What those rules did was create a system for children to enter the class prepared to learn, Swanson said.

“It was so brilliant. For a quiet kid they could enter at their own pace … they didn’t have to talk, they had tasks to do. For a busy kid, they could slow down before starting class.”

There’s a reason behind every rule, Lodmell said, and each was ultimately written to instill confidence and self-worth in every child she taught.

Asking moms and dads to leave their child at the door is coaching independence for both parent and preschooler. Having “Do Touch” signs around the room encourages reading and a sense of adventure. Putting a dot on a piece of paper cues an artist where to sign his or her work. Talking about word families fosters letter recognition, Lodmell explained.

Children learned the basics at Betty’s, like how to use scissors and glue, to skip and balance, to hold a pencil and to raise a hand in class, Swanson said.

“They learn how to introduce themselves and shake hands. They can look someone in the eye. Betty has a great respect for children and she constantly empowers them.”

Lodmell’s methods have really been a case of a classic education, Swanson added.

“She knew they were learning better with rules, with boundaries, with music and with kindness and respect. She looks the children in the eye, she engages them respectfully.”

In her two classes a day — assisted for the past 12 years by Julie Gerola — Lodmell channels every move toward getting a child ready for kindergarten. It’s common to hear area kindergarten teachers say they can tell who is “one of Betty’s children,” said Heather Struckmeier.

Her four children are Betty’s Preschool graduates, initially because Struckmeier was drawn to the structure offered through the instruction.

“I loved that she figured it out from the beginning and she has stuck with it year after year.”

Struckmeier has also appreciated that Lodmell had year-end conferences with parents, showing them through charts where their children placed in kindergarten readiness, including academics and physical readiness.

By numbering where a child’s skills measure, a mom and dad can see how many children are more ready or less ready for school than their son or daughter. It allows parents to see areas where a child is struggling, Lodmell explained.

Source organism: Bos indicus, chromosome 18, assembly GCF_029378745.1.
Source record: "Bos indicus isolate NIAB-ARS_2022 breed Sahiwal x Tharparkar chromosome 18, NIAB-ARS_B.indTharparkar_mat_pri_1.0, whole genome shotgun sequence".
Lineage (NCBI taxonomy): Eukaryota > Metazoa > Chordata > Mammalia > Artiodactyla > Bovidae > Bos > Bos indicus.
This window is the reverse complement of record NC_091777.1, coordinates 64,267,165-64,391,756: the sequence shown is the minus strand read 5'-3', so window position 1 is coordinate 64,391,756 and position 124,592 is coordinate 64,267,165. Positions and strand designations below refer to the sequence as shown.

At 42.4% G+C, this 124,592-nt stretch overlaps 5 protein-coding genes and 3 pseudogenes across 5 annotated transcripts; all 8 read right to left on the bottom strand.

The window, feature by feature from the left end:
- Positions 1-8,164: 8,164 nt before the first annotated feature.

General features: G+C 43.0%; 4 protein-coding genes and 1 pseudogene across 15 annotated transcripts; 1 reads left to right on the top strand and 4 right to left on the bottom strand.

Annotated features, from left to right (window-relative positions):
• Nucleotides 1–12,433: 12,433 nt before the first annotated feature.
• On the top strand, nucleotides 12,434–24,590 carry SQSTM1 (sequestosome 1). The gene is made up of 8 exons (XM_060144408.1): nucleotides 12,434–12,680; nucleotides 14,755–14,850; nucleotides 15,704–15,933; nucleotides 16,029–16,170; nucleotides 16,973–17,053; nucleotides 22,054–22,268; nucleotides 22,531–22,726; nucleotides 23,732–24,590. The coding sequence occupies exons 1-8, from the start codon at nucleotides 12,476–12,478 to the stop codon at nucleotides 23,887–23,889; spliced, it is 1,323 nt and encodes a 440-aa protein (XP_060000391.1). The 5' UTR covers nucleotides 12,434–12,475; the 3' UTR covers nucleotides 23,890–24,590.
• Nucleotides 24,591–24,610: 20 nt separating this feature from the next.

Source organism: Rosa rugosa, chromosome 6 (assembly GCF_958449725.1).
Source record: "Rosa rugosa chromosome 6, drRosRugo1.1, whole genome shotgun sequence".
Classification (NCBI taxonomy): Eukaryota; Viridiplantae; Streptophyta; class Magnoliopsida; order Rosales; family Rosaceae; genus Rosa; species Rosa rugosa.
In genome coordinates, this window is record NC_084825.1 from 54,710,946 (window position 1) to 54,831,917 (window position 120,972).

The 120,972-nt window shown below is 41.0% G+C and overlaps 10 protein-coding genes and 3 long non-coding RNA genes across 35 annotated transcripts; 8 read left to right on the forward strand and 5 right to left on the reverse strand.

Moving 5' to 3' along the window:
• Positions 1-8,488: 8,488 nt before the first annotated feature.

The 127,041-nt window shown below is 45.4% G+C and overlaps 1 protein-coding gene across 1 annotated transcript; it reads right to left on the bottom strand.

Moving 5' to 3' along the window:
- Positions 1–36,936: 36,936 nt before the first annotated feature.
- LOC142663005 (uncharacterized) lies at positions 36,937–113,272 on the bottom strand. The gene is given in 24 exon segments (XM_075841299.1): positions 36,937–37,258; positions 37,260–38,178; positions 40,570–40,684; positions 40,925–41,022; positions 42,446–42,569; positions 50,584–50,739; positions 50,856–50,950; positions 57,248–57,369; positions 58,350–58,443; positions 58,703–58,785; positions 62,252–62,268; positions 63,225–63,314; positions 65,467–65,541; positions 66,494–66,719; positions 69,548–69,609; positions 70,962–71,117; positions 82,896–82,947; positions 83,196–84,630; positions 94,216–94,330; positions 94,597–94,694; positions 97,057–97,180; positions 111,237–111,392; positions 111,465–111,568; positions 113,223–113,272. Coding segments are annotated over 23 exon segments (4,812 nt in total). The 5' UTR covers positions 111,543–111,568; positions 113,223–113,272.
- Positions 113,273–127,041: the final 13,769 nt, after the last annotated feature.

“I make a little graph, it’s just a ‘Betty’ thing,” she said with a laugh.

“So when parents leave they have an idea in those academic ways where their child is.”

For Lodmell, early education is not defined by age or years in preschool, but about preparedness.

“I’ve been an advocate for being really ready for kindergarten, and that includes giving them the gift of time. Because I feel so strongly it is more important to have them confident and mature. To know what to do without being told what to do every step of the way.”

Those are the people who will go on to try new things, such as running for student body president, she said.

Lodmell’s teachings reach well beyond the classroom, Swanson said, noting her own children call her out for leaving a chair out from the table (someone could trip) or for using “yeah” (Lodmell teaches her students that “yes” sounds so much better).

It is time for someone else to take up the preschool mission, despite her natural reluctance to let go, Lodmell told families in her letter.

“It is hard to realize my long career is over,” she wrote, adding that each child has a place in her heart.

At 85, however, she is finally ready to downsize, Lodmell said.

Although a future one-story home seems a reasonable option for aging bodies, leaving the Fulton Street house with the generous daylight basement that housed tiny scholars for 61 years is going to be difficult, she expects.

Still, Lodmell noted, “I think it will actually be easier on me not to be here without the children here.”

Sheila Hagar can be reached at or 526-8322.

Sheila Hagar has written for the Walla Walla Union-Bulletin since 1998. Sheila covers education in the Walla Walla Valley. She also writes a column, Home Place, usually highlighting family life and slices of local life.